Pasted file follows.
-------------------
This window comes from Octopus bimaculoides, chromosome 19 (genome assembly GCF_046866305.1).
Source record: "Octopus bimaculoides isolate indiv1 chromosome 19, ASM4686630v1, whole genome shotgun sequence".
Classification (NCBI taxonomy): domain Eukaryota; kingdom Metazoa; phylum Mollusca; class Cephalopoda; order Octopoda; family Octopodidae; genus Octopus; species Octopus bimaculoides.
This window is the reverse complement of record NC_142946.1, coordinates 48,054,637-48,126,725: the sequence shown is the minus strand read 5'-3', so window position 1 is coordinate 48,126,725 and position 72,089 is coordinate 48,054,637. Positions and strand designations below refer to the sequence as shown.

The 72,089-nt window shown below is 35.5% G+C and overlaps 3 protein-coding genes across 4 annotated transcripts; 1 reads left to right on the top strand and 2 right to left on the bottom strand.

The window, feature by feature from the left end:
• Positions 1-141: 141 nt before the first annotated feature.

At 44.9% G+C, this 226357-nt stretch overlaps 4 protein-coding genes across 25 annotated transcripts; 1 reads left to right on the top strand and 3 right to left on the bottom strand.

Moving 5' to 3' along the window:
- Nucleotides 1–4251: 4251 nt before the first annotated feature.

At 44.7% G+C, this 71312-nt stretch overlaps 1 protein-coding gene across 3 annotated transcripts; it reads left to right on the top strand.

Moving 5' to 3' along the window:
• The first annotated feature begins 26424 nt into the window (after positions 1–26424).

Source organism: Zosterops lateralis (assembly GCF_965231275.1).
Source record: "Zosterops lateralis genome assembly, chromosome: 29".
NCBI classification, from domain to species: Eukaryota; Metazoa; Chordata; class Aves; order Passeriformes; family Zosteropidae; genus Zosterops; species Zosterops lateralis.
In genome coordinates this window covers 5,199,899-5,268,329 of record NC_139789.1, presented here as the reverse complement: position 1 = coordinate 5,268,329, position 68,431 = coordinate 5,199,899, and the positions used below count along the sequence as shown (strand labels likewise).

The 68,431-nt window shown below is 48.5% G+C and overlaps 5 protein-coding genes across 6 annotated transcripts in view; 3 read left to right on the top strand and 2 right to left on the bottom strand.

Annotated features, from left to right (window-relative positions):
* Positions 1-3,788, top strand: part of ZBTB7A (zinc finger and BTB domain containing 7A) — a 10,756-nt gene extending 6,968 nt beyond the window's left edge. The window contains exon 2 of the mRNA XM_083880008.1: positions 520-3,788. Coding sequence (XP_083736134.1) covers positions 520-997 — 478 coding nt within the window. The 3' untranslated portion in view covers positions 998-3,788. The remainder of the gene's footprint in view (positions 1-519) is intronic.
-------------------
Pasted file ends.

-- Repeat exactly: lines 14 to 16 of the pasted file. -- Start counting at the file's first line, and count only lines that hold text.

Source organism: Zosterops lateralis (assembly GCF_965231275.1).
Source record: "Zosterops lateralis genome assembly, chromosome: 29".
NCBI classification, from domain to species: Eukaryota; Metazoa; Chordata; class Aves; order Passeriformes; family Zosteropidae; genus Zosterops; species Zosterops lateralis.